Genocide – Not Even Once

Today started out being another lazy morning with us lying in bed until 9 a.m. or so. Then Doug pointed out that we were on the verge of missing free hostel breakfast so we kicked it in gear and went downstairs. It turns out that the free breakfast is really some toast, tea/coffee, and a fruit cup – not too exciting. Truthfully, it would have suited us just fine if not for the company downstairs. There was an older American man who wanted to discuss a current news story about a black girl who had been violently extracted from her classroom by a school security guard after some sort of disruption. In his mind, as he put it, America is due to have a race war because too many of “those people” are ruining education for the rest of us. I’m sorry, sir, but you and your generalizations over an entire group of people due to select few’s actions are the reason why we would ever have a race war. Gah! Ignorant, loud people really ::explective:: irk me.

Glad to be away from that guy, we showered, packed up our day pack, took care of some more travel tasks, and left around 11 a.m. for what we knew would be a very emotionally tough day. We walked a good ways towards Toul Sleng Genocide Museum before agreeing that it would probably be best to have lunch before we likely would lose our appetites in the museum. Unfortunately not a lot seemed to be open, so we settled for some more mediocre lok lak and a surprise fried rice before making our way to the museum. The museum is housed in the former Khmer Rouge prison, S-21, which prior to the regime’s reign was a high school and retains its eeriness. The buildings, converted to prison cells and interrogation/torture rooms, still stand as a reminder of the 17,000 people who were brought here. Most of those people ranging from babies to older men and women had no clue why they were here, but were tortured until they named others and ultimately executed. Of the 17,000+, there were only 12 known survivors of the 4 years of the prison’s existence. Those that survived did so because they had skills that the Khmer Rouge could utilize such as machine knowledge (used to repair field equipment) or painting (used for propaganda). The museum, itself, focused on the victims of the genocide while walking you through the remaining buildings and introducing you to the leaders of the Khmer Rouge. We were surprised to learn that for a regime focused on removing educated people from their country, they had a surprising number of foreign-educated teachers and professors amongst their ranks. This experience was a very sad one and we are sobered in knowing that a lot of Cambodian people alive today have very real memories of this time, 36+ year ago.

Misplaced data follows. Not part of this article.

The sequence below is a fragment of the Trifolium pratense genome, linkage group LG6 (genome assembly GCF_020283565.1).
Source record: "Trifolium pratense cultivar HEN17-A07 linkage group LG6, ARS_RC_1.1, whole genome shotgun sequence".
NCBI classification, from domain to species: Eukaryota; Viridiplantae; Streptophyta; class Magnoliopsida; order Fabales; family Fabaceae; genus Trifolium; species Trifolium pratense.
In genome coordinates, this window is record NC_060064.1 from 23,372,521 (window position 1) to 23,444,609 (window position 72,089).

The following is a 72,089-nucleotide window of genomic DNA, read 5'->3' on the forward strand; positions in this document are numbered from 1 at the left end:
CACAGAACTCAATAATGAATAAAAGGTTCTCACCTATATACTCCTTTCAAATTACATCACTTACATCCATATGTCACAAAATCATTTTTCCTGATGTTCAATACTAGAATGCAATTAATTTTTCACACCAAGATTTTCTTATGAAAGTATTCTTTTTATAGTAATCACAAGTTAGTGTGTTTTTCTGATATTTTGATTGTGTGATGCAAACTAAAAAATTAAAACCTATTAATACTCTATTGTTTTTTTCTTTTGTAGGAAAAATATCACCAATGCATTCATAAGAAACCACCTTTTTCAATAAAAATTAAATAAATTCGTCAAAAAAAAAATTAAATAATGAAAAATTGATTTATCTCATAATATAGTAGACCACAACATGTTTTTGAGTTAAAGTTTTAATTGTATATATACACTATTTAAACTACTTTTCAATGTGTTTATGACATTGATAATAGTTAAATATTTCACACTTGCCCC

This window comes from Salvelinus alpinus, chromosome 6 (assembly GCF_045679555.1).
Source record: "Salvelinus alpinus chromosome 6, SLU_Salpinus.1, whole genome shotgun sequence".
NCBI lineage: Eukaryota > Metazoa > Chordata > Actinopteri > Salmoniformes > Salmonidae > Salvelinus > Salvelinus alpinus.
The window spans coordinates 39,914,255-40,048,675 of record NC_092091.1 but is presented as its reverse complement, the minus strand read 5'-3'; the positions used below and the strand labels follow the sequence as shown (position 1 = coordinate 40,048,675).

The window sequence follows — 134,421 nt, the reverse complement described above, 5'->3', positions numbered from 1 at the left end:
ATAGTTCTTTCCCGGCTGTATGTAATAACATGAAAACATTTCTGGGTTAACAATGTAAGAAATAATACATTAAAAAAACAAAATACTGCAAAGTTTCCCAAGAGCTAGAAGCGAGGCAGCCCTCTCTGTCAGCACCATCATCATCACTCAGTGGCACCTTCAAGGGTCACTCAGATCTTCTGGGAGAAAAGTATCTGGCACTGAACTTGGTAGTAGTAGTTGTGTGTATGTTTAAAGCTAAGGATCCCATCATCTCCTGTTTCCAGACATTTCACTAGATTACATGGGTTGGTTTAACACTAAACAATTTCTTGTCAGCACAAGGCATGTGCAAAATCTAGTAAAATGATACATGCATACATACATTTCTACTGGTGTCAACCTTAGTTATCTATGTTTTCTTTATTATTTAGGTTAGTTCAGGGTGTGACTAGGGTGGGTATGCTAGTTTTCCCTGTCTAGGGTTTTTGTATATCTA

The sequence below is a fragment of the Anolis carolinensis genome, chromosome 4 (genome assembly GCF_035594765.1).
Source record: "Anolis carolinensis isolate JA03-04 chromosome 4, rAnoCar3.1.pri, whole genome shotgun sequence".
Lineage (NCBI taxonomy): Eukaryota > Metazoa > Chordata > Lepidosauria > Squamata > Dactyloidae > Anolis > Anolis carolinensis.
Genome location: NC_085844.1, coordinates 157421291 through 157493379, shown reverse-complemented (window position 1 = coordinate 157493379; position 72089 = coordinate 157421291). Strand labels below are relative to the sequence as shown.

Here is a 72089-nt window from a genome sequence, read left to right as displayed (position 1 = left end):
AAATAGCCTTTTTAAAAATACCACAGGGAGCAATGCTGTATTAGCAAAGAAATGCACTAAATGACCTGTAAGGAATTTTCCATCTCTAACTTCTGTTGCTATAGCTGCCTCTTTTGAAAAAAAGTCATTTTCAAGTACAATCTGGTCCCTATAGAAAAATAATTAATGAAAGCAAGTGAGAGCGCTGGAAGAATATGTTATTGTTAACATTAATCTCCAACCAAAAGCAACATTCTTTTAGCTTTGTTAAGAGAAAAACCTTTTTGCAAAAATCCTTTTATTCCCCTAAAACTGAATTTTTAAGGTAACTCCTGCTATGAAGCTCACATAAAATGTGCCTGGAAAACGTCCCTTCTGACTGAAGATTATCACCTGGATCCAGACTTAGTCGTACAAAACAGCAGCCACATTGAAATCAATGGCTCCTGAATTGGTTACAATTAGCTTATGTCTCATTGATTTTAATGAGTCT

The museum exterior.
The museum exterior, once a prison and before that a high school
Prison rules
Prison rules
Former beds
Former beds
Barbed wire was installed to prevent the prisoners from committing suicide.
Barbed wire was installed to prevent the prisoners from committing suicide.
Inside the barracks.
Inside the barracks

When we were finished we negotiated with a nearby tuk-tuk driver to take us to the Choeung Ek Memorial, otherwise known as The Killing Fields. The ride was a very dusty 20 minutes long and even featured children incessantly begging Doug (not Lynn) for money and touching his leg while stopped at a stoplight. He did not care for that experience.